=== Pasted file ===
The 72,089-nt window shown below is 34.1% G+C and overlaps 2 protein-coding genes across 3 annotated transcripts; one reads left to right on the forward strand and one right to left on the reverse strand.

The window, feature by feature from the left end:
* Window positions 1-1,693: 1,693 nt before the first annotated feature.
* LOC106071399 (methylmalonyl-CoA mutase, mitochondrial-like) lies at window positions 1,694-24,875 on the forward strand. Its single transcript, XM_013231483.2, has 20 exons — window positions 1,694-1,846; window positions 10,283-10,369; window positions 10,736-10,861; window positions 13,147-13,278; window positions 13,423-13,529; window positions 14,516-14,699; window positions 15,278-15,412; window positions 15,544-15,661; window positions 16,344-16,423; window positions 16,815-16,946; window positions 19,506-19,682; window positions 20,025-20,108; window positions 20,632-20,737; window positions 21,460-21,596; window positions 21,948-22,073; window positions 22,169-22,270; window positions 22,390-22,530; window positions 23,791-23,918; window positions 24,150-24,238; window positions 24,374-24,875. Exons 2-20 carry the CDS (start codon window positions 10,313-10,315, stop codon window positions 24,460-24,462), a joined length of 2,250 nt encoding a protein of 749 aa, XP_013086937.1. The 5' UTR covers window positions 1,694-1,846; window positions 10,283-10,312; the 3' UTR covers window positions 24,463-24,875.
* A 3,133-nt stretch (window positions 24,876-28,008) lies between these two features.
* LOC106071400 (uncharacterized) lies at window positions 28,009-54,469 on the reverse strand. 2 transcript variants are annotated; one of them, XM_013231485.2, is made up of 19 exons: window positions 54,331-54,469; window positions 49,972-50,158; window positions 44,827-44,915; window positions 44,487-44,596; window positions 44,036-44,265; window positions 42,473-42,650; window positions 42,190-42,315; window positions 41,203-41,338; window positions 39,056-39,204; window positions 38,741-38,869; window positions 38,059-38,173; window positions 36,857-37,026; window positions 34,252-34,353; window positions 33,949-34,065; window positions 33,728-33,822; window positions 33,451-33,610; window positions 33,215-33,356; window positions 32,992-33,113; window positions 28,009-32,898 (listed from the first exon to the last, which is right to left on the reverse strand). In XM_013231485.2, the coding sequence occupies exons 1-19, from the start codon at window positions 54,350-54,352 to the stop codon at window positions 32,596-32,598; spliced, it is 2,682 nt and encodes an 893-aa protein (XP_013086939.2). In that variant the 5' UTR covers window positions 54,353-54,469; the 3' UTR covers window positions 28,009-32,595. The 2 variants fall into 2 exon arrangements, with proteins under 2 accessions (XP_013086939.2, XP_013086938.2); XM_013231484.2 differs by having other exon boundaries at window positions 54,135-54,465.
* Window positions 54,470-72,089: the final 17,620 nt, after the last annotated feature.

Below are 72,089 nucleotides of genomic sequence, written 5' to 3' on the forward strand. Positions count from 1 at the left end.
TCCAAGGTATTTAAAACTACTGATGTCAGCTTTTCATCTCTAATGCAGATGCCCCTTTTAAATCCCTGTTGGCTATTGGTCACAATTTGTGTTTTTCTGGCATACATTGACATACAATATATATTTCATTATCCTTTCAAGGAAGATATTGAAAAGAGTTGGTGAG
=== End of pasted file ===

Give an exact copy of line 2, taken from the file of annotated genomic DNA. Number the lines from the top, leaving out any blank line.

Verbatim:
The window, feature by feature from the left end: